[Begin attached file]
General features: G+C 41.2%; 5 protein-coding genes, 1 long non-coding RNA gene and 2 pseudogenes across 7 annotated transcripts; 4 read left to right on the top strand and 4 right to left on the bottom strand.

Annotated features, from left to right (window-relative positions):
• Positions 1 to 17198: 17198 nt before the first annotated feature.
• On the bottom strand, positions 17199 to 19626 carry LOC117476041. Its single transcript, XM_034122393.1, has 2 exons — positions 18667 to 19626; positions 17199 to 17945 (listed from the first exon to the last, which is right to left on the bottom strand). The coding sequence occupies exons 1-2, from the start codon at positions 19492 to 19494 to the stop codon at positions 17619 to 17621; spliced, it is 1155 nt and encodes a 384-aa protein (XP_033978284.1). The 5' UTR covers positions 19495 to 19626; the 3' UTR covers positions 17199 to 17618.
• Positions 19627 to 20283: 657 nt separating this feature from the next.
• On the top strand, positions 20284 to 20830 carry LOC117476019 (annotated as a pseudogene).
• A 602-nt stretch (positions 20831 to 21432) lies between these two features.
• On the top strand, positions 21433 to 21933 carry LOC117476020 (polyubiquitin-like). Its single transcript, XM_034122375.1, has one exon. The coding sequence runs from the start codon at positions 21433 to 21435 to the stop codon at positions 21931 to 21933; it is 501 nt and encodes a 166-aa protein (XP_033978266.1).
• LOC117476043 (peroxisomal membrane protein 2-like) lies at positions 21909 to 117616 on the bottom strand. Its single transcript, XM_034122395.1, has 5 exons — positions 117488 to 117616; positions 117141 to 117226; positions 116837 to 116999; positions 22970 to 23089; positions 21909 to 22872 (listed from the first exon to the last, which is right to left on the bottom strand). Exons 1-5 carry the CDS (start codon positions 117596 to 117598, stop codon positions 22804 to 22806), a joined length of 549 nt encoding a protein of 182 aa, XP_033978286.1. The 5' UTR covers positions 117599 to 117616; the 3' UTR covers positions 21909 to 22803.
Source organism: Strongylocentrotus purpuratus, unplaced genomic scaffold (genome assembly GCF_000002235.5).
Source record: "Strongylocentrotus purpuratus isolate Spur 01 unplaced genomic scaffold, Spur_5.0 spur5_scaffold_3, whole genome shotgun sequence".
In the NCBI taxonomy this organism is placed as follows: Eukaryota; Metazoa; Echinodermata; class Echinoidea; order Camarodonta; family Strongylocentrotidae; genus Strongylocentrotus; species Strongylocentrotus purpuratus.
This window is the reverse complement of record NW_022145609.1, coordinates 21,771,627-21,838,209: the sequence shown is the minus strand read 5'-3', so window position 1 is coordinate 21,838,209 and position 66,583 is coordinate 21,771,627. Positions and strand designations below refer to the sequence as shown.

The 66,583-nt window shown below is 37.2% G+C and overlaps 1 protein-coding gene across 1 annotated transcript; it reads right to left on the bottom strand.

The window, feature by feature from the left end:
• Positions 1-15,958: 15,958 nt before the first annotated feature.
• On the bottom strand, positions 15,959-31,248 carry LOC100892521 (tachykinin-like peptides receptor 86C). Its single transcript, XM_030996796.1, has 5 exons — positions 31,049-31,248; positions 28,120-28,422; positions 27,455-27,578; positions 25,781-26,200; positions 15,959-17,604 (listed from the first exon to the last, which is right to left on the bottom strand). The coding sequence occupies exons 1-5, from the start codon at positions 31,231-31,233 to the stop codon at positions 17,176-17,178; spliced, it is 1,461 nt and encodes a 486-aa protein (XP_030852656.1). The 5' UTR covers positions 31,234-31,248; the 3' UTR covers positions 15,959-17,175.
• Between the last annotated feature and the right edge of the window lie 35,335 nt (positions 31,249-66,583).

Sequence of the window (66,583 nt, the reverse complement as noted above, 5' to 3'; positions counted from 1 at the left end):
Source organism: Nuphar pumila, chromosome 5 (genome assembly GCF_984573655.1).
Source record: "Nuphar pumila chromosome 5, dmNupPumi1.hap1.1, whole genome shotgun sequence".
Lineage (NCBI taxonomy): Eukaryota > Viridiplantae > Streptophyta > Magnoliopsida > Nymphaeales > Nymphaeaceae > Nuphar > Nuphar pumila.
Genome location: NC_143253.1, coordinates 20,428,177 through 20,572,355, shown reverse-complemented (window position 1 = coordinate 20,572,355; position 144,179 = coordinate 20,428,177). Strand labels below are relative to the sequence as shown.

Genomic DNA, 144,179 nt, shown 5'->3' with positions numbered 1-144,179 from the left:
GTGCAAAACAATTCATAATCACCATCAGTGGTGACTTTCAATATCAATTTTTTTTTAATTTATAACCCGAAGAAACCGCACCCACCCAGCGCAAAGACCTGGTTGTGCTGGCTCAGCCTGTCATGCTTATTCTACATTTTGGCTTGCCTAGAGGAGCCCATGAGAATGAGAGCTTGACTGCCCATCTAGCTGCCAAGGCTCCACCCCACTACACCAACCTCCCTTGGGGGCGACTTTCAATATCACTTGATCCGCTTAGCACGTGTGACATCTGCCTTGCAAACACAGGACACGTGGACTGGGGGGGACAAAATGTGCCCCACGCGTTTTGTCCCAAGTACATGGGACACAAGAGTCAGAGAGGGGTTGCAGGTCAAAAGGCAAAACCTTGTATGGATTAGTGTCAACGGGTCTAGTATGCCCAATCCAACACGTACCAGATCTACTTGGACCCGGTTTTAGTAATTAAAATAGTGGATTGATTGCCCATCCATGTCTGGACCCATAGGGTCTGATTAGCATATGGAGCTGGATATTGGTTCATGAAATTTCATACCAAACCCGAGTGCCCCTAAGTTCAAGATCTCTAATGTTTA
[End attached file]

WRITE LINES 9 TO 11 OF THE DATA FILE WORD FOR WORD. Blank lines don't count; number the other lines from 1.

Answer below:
• LOC117476043 (peroxisomal membrane protein 2-like) lies at positions 21909 to 117616 on the bottom strand. Its single transcript, XM_034122395.1, has 5 exons — positions 117488 to 117616; positions 117141 to 117226; positions 116837 to 116999; positions 22970 to 23089; positions 21909 to 22872 (listed from the first exon to the last, which is right to left on the bottom strand). Exons 1-5 carry the CDS (start codon positions 117596 to 117598, stop codon positions 22804 to 22806), a joined length of 549 nt encoding a protein of 182 aa, XP_033978286.1. The 5' UTR covers positions 117599 to 117616; the 3' UTR covers positions 21909 to 22803.
Source organism: Strongylocentrotus purpuratus, unplaced genomic scaffold (genome assembly GCF_000002235.5).
Source record: "Strongylocentrotus purpuratus isolate Spur 01 unplaced genomic scaffold, Spur_5.0 spur5_scaffold_3, whole genome shotgun sequence".